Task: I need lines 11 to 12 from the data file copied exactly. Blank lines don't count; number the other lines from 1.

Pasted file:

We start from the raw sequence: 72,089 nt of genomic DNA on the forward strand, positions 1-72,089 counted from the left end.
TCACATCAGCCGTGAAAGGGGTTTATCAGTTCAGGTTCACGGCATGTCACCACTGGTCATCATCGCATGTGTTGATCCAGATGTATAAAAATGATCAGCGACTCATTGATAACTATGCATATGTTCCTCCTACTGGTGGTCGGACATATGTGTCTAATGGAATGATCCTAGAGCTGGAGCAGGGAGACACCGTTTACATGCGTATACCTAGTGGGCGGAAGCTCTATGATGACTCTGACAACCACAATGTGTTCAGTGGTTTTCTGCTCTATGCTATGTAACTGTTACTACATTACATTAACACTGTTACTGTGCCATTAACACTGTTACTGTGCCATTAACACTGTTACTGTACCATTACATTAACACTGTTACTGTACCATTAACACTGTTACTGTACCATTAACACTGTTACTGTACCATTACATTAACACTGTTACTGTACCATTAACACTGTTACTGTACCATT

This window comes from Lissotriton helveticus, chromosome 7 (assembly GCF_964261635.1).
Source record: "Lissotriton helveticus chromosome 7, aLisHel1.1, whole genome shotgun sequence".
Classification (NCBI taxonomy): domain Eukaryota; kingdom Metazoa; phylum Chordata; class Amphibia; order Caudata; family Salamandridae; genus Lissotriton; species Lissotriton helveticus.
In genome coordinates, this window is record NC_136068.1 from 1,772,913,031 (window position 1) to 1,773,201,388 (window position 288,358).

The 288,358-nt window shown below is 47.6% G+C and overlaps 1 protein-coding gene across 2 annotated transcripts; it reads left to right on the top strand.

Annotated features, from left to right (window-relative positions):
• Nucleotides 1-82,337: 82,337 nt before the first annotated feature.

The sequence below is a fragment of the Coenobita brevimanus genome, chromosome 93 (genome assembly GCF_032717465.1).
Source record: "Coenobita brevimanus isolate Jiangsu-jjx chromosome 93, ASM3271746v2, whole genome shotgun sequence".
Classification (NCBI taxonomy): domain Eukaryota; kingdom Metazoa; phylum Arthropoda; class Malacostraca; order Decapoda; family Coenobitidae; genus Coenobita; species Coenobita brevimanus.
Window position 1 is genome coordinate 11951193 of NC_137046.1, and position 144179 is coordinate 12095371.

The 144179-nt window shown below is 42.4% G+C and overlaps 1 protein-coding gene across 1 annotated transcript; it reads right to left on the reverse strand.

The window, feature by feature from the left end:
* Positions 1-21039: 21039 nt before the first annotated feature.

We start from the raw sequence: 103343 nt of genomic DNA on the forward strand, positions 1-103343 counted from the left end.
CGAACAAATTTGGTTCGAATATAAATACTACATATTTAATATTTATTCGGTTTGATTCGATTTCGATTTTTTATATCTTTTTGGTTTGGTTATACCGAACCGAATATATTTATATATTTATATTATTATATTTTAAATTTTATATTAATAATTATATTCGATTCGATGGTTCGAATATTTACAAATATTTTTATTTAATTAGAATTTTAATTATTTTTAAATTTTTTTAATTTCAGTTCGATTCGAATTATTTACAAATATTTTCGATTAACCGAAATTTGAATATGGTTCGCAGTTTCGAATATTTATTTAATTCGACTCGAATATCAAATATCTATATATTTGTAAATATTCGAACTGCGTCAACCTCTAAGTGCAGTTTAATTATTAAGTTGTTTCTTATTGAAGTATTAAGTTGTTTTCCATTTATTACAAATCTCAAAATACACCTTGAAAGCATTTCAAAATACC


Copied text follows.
Source record: "Coenobita brevimanus isolate Jiangsu-jjx chromosome 93, ASM3271746v2, whole genome shotgun sequence".
Classification (NCBI taxonomy): domain Eukaryota; kingdom Metazoa; phylum Arthropoda; class Malacostraca; order Decapoda; family Coenobitidae; genus Coenobita; species Coenobita brevimanus.